26 Aug B2B Inbound Marketing: Hiring In-House vs an Inbound Agency
Over the course of the life of your company, you’ve hired sales staff, account managers, administrative personnel and even a janitorial company to keep your office space spotless. You’ve developed the job description along with educational and experience requirements. You know the type of person who thrives in your work environment and the red flags of people who won’t work out.
Hiring a B2B inbound marketing or social media strategist for your company will follow similar guidelines, but if you haven’t hired for this position yet, be prepared to create some new guidelines.
Are you ready?
Maybe you’ve been handling social media, blog writing, and video production yourself or maybe you’ve been working with an outside consultant or have delegated the tasks to someone else inside the company. When the job grows beyond what you or another staff member can handle while continuing your regular work, it’s time to look at options. Your first consideration is whether you have the income and space to hire another administrative person. This person’s work will eventually pay for itself through increased leads and customers from your website.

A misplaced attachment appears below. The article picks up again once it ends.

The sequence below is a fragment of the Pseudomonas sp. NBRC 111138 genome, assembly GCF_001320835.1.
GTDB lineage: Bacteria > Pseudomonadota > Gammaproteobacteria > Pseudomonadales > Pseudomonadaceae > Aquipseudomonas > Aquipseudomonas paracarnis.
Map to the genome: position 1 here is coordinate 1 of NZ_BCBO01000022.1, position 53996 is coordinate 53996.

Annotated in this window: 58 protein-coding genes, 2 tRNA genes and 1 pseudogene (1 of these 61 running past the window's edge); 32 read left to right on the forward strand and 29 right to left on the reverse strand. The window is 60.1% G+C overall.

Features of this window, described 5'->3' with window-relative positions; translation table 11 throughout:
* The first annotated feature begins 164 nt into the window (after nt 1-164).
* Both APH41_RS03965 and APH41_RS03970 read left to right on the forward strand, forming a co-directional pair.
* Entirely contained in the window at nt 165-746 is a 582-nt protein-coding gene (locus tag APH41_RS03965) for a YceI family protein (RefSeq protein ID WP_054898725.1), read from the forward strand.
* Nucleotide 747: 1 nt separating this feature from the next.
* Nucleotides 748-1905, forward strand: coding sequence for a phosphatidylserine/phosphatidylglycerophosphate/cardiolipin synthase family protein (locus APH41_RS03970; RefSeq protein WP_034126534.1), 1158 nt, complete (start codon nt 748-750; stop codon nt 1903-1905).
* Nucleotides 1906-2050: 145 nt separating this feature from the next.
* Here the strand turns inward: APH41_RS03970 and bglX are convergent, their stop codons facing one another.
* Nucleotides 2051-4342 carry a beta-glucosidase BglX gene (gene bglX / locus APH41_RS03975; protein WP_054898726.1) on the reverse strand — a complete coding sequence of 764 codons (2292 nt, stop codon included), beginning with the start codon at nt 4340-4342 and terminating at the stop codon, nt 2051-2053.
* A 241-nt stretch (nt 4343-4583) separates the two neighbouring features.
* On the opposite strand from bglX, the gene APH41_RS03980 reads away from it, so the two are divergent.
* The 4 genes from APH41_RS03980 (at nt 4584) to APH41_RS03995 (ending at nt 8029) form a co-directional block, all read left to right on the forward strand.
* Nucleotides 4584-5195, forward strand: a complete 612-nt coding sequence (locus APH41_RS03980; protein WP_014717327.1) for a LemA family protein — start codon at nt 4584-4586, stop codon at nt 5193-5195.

Be prepared to shoulder the cost of this new employee for at least 6 months before you start to see results. The right inbound marketing director will require you to up your game on inbound marketing and social media marketing. You should expect this position to be creating new, exciting content that includes various media not just social media or blogs. Give your new employee a full range of options, a reasonable budget and the time to succeed. Social media and inbound marketing isn’t “free” B2B advertising anymore. You’ll be spending money on video production, graphic design, photo shoots, and the necessary software.
What are the educational requirements?
Because inbound marketing and social media marketing change so quickly, few college classes or degrees can train a person for this position. A college degree in English, journalism, business, graphic design or technology may be a good place to start. If you can find someone who managed social media, blogs, B2B emails or other inbound marketing for another company, a non profit or a college organization, you’ll have someone at least familiar with the strategies. When we hire an inbound marketing specialist for our company, we usually look at new college graduates who have high energy and are willing to learn the strategies behind inbound marketing.
One of the reasons many companies choose to hire an outside agency to handle social media and inbound marketing is because these agencies offer experience that’s hard to find in individual employees. Onboarding an inbound marketer takes time you may save by working with a company already familiar with the strategies of B2B inbound marketing. On the flip side, the benefits of having an in-house staff person means you can oversee their work directly day to day.
What questions should I ask?